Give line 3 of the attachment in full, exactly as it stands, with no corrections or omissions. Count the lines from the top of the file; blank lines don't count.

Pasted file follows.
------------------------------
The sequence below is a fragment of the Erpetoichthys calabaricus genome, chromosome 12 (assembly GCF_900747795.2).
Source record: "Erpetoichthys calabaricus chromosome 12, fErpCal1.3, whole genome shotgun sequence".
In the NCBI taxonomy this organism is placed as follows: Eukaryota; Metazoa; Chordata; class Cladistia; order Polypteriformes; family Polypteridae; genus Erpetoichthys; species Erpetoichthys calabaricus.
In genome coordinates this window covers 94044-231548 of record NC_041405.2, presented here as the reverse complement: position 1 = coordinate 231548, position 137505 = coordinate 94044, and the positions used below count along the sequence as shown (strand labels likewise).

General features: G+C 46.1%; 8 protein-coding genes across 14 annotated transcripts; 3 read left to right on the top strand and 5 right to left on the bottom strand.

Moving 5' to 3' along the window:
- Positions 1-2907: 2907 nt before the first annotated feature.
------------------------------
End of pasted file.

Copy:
In the NCBI taxonomy this organism is placed as follows: Eukaryota; Metazoa; Chordata; class Cladistia; order Polypteriformes; family Polypteridae; genus Erpetoichthys; species Erpetoichthys calabaricus.